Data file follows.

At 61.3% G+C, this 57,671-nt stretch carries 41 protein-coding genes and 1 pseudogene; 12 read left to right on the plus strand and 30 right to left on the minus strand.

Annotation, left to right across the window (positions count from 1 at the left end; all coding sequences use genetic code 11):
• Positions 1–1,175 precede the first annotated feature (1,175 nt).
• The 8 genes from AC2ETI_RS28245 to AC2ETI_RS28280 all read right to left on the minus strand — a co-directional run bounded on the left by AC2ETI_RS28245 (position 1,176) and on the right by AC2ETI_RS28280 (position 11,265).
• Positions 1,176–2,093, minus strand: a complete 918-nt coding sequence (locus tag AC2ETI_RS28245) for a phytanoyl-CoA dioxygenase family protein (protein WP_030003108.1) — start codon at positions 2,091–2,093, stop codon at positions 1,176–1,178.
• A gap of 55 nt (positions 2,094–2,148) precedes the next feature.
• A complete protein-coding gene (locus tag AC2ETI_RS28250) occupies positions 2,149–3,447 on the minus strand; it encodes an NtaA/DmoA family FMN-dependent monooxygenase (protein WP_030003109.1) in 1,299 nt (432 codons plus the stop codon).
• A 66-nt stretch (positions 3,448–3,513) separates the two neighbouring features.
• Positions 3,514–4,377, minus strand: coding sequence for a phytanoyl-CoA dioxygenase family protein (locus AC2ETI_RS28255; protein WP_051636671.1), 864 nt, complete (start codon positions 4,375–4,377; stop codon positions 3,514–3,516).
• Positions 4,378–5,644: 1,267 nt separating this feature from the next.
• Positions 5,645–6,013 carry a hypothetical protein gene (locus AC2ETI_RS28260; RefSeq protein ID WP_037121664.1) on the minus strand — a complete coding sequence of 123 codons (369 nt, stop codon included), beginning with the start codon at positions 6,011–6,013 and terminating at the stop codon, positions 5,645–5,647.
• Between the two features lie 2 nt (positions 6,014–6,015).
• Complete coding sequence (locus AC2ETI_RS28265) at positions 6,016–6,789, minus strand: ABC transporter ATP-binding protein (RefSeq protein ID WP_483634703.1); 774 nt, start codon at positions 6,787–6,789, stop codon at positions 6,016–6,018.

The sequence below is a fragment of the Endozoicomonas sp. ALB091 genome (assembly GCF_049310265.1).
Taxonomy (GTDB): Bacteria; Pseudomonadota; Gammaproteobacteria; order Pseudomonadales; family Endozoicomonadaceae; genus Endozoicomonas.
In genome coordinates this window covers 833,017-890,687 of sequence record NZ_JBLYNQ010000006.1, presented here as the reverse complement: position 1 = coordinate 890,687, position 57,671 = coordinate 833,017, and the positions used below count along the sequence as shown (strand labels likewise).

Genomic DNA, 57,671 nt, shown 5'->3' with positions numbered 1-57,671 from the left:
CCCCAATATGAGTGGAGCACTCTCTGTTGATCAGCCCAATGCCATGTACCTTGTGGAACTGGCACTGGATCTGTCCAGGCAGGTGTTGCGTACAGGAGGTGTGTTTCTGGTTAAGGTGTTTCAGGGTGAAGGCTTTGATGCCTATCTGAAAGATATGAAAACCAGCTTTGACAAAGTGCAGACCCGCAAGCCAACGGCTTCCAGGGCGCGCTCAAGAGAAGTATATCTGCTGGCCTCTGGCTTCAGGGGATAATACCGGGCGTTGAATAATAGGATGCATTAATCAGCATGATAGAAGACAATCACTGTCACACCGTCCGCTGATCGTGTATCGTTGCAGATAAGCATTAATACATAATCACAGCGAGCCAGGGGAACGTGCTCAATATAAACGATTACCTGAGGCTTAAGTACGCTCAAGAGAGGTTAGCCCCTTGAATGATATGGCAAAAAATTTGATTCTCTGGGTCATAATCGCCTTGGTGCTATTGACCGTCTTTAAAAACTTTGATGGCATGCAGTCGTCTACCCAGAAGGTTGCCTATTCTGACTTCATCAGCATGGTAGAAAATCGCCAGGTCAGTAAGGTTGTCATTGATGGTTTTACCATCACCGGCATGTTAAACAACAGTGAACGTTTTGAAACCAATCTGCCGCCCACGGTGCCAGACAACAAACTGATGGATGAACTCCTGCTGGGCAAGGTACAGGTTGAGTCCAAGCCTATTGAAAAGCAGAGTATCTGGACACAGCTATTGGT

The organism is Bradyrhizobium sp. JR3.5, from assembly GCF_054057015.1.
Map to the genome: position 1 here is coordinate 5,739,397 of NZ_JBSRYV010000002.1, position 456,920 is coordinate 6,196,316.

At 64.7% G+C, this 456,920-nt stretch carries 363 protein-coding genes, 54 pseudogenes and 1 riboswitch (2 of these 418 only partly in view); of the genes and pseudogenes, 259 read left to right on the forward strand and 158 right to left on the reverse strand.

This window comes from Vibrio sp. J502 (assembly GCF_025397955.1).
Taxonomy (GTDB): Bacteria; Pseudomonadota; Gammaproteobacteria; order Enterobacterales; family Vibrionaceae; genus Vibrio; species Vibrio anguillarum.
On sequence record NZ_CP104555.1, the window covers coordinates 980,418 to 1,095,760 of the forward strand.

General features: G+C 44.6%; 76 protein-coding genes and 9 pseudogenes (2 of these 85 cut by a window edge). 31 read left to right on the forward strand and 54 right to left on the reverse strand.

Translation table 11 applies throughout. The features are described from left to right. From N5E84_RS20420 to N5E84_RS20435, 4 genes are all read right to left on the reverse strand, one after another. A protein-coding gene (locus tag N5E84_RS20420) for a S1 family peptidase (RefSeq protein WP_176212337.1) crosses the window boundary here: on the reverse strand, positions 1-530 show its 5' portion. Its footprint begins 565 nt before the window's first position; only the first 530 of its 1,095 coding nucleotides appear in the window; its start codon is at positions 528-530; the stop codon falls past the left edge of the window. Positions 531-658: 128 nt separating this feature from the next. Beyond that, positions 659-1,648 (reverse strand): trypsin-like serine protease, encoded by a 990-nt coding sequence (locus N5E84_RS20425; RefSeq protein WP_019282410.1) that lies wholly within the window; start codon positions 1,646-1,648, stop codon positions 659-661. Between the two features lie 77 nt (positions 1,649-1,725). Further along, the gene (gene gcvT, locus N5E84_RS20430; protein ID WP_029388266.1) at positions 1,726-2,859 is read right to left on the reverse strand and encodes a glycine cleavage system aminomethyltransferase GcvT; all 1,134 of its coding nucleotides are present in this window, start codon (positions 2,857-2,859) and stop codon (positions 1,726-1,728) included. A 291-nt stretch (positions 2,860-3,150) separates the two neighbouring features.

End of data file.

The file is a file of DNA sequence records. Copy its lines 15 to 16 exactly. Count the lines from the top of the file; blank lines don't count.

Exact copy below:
Taxonomy (GTDB): Bacteria; Pseudomonadota; Gammaproteobacteria; order Pseudomonadales; family Endozoicomonadaceae; genus Endozoicomonas.
In genome coordinates this window covers 833,017-890,687 of sequence record NZ_JBLYNQ010000006.1, presented here as the reverse complement: position 1 = coordinate 890,687, position 57,671 = coordinate 833,017, and the positions used below count along the sequence as shown (strand labels likewise).